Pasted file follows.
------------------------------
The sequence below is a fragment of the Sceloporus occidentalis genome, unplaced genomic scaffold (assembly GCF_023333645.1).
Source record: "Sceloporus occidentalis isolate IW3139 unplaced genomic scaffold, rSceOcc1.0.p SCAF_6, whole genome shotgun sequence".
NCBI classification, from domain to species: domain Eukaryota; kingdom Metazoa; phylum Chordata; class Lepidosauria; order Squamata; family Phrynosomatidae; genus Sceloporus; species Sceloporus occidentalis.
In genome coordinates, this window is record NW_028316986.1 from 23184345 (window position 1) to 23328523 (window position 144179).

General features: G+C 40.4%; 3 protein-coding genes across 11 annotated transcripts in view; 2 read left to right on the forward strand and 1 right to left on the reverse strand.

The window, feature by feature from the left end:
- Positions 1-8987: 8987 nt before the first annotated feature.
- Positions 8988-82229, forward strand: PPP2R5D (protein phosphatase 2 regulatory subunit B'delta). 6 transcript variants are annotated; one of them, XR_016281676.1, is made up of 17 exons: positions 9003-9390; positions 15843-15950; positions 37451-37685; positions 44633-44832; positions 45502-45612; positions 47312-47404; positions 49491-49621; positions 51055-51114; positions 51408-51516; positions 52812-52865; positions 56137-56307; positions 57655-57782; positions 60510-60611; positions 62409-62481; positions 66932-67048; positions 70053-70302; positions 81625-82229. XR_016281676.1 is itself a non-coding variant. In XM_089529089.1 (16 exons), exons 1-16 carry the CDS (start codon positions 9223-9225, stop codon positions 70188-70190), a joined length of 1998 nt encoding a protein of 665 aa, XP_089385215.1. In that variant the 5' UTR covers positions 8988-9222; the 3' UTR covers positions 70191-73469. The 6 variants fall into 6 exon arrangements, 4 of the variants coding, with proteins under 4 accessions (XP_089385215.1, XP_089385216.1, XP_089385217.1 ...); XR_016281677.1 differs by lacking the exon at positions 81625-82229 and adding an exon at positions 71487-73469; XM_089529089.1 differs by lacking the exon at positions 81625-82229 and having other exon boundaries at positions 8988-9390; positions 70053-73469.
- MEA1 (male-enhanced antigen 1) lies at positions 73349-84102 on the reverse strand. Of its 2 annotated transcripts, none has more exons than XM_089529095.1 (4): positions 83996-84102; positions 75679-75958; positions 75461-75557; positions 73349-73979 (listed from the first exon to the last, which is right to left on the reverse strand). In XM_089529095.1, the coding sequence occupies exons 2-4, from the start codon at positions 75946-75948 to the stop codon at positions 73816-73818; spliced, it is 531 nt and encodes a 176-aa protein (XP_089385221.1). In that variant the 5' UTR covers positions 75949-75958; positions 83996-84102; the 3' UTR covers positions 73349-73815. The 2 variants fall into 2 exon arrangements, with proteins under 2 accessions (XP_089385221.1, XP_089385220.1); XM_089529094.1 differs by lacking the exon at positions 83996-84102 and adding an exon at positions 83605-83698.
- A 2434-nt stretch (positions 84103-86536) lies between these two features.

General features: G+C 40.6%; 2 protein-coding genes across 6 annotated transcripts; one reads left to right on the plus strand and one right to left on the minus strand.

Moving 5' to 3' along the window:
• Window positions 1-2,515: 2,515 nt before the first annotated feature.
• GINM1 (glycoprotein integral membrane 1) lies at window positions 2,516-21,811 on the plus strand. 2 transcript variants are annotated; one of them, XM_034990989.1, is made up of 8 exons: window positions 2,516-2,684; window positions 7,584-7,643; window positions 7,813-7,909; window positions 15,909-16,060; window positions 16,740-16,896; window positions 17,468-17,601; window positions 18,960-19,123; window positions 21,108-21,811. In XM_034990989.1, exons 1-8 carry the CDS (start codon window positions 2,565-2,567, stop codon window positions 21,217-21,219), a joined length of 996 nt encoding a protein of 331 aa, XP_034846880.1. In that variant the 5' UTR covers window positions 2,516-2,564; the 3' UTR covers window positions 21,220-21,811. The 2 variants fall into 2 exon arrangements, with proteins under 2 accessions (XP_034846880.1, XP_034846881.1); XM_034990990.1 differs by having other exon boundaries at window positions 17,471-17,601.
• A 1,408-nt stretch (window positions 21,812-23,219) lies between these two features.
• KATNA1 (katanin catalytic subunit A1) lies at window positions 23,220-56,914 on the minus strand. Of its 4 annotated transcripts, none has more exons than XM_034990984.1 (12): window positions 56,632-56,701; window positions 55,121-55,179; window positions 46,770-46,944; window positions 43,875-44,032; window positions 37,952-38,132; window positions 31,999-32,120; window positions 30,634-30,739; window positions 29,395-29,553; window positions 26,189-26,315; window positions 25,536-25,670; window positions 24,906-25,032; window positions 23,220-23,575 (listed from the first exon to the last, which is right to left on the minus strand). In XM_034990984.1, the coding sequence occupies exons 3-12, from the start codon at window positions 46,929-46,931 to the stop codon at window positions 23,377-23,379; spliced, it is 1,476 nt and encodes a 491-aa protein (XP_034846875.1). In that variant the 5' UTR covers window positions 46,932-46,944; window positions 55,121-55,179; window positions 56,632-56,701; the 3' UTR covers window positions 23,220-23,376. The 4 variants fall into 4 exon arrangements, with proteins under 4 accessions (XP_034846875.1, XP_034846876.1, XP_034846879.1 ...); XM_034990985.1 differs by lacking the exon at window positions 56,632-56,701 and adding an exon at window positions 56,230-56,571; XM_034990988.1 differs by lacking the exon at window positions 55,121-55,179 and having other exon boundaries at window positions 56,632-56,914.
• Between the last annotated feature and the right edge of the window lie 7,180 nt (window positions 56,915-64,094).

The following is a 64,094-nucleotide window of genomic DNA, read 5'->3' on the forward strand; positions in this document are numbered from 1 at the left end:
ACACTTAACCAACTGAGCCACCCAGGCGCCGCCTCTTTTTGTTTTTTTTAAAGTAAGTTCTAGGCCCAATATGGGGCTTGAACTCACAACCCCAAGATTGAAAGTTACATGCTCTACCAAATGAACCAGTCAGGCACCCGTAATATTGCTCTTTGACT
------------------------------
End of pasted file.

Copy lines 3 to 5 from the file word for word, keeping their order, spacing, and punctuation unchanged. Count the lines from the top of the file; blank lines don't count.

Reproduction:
NCBI classification, from domain to species: domain Eukaryota; kingdom Metazoa; phylum Chordata; class Lepidosauria; order Squamata; family Phrynosomatidae; genus Sceloporus; species Sceloporus occidentalis.
In genome coordinates, this window is record NW_028316986.1 from 23184345 (window position 1) to 23328523 (window position 144179).

General features: G+C 40.4%; 3 protein-coding genes across 11 annotated transcripts in view; 2 read left to right on the forward strand and 1 right to left on the reverse strand.